Mesenteric lymph nodes are the 100 to 150 lymph nodes that lie within the mesentery, a double-layered section of peritoneum, the membrane that lines the abdominal cavity. Peritoneum consists of connective tissue and mesothelium, a specialized membrane that produces a lubricating fluid. This fluid allows organs to move easily within the abdominal cavity. Mesothelium is best known as a part of the lungs, where it can be affected by a particular form of cancer called mesothelioma. Mesentery membranes not only help protect the internal organs but also play a key role in ensuring sufficient oxygen and nutrients are delivered.
Located in the lower abdomen, the mesenteric lymph nodes lie throughout the various intestinal loops and close to the superior mesenteric artery, one of the major blood vessels that supplies the intestines and lower abdominal organs with blood and oxygen. Part of the lymphatic system, these lymph nodes are a vital part of the immune system that helps the body fight disease. The lymphatic system itself spreads throughout the entire body, carrying specialized cells that trigger immune system responses when necessary.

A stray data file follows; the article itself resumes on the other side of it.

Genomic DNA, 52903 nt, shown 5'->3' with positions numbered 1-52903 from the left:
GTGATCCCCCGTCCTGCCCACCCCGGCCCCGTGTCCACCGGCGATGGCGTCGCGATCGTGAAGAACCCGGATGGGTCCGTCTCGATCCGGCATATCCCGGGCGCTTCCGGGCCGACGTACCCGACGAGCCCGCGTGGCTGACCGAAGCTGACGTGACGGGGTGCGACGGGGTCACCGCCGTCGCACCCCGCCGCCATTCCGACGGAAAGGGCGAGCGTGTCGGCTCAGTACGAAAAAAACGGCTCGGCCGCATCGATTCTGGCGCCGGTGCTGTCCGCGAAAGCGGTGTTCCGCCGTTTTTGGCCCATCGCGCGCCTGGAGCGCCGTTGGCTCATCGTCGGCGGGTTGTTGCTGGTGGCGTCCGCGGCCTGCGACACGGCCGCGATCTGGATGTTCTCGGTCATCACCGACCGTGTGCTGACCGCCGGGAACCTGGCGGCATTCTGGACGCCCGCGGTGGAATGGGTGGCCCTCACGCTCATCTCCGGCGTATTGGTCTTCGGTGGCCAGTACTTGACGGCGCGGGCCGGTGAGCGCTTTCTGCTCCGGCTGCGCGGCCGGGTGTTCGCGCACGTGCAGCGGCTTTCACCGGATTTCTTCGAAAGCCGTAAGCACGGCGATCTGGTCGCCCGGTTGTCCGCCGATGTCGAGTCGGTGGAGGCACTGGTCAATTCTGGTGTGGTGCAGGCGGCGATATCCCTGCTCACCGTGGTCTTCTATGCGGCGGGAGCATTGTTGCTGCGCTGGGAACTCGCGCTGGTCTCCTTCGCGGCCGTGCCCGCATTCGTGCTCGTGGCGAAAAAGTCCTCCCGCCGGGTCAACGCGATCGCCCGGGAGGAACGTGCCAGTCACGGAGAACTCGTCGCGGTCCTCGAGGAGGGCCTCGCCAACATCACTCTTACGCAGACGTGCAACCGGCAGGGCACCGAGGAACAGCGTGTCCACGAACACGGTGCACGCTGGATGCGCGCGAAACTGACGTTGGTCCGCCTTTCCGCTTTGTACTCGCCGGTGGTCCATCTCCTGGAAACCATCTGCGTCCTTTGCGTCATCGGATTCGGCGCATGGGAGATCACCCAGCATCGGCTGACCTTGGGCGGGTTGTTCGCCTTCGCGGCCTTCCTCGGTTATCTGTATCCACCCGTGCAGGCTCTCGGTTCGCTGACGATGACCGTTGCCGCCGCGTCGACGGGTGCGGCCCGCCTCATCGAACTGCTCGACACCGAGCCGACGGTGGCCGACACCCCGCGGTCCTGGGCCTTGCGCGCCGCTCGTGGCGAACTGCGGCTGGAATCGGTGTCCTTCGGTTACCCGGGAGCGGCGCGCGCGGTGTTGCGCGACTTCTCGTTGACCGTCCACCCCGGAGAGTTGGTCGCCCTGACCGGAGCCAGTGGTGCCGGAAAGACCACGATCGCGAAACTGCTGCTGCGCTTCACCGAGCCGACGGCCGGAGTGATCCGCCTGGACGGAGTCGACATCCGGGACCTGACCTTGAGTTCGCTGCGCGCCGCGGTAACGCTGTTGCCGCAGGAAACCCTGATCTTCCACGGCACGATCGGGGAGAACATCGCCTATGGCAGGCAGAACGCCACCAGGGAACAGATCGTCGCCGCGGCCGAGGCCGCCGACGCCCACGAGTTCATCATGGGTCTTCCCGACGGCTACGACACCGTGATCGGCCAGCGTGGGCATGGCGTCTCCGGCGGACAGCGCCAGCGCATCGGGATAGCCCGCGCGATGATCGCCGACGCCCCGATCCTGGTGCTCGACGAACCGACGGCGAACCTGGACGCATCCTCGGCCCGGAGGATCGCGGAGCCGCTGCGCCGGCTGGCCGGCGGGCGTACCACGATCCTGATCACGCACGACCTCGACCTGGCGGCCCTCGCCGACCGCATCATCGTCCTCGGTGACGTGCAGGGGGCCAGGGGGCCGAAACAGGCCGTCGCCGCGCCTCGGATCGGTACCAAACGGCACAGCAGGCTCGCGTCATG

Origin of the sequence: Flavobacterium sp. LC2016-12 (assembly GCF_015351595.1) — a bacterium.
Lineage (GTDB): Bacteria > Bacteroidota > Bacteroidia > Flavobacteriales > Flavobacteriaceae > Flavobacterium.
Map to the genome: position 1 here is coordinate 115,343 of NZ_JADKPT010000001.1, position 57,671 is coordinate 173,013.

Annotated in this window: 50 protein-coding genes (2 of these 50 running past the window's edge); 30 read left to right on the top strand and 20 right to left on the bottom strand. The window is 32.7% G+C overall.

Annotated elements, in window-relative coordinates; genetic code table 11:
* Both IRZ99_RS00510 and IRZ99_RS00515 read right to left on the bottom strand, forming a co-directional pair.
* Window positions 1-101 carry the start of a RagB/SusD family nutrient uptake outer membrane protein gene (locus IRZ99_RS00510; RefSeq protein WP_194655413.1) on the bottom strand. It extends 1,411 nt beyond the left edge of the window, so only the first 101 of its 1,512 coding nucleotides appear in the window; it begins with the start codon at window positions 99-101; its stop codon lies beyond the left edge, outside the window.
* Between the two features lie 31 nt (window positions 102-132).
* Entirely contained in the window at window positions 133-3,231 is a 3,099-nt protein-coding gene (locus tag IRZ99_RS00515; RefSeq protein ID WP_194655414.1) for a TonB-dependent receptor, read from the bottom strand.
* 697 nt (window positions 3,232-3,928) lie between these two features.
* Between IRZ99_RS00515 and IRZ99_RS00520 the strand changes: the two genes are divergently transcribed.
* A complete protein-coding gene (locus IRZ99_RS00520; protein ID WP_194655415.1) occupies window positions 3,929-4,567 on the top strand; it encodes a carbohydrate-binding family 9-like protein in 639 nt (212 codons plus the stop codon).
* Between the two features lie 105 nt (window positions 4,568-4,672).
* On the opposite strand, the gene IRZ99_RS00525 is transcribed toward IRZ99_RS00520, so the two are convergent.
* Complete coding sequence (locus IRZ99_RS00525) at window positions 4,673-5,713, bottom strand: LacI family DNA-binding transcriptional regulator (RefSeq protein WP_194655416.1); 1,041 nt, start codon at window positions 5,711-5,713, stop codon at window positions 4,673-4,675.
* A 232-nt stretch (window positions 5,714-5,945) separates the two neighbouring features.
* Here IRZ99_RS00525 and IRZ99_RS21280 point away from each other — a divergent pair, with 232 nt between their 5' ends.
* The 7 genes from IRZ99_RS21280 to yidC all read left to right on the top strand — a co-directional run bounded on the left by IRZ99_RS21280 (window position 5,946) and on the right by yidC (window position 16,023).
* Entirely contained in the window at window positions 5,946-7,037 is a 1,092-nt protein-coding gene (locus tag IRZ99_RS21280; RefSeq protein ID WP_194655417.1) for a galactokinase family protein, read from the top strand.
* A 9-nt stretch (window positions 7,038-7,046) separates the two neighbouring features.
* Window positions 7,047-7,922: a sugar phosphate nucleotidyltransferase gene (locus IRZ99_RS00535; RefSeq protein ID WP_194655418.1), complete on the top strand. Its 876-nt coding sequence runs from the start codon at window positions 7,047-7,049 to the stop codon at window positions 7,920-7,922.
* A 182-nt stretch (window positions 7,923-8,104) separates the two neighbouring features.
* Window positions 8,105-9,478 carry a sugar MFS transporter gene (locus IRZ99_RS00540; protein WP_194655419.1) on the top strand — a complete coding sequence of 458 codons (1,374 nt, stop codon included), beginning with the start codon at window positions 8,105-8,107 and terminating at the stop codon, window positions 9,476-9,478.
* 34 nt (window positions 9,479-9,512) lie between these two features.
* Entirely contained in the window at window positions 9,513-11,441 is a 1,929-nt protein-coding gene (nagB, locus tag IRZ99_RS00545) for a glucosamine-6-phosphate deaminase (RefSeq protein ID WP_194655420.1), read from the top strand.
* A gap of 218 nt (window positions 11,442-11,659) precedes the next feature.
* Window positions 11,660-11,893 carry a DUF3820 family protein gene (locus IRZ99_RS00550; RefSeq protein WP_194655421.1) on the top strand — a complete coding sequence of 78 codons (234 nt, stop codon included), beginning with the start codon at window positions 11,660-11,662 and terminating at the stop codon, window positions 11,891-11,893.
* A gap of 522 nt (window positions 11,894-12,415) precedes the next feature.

Under certain circumstances, the mesenteric lymph nodes can become inflamed. This condition is referred to as mesenteric lymphadenitis, and it can stem from several causes. One common cause is a general infection of the large intestine or other parts of the intestinal system from bacterial, viral or parasitic causes. When infection sets in, the lymph nodes often respond by becoming enlarged as they work to fight off the infection. Abscesses in the lower abdomen or peritonitis, which is an infection of the peritoneum, can also cause the mesenteric lymph nodes to swell.
Symptoms of mesenteric lymphadenitis are similar to those of appendicitis, including abdominal pain and fever. Unlike appendicitis, this type of inflammation of the mesenteric lymph nodes usually will resolve on its own without invasive treatment or surgery. Rarely serious, this problem is seen most often in children in conjunction with an intestinal infection.
Another less common and much more serious cause of inflammation of the mesenteric lymph nodes is cancer. Several kinds of cancer can lead to mesenteric lymphadenitis, including cancer that is centered in the gastrointestinal tract and more widespread cancers that affect all of the lymph nodes, such as lymphoma. Enlarged mesenteric lymph nodes are often discovered during abdominal CAT scans. If the cause of the inflammation is not immediately apparent, a biopsy might be necessary to diagnose or rule out cancer.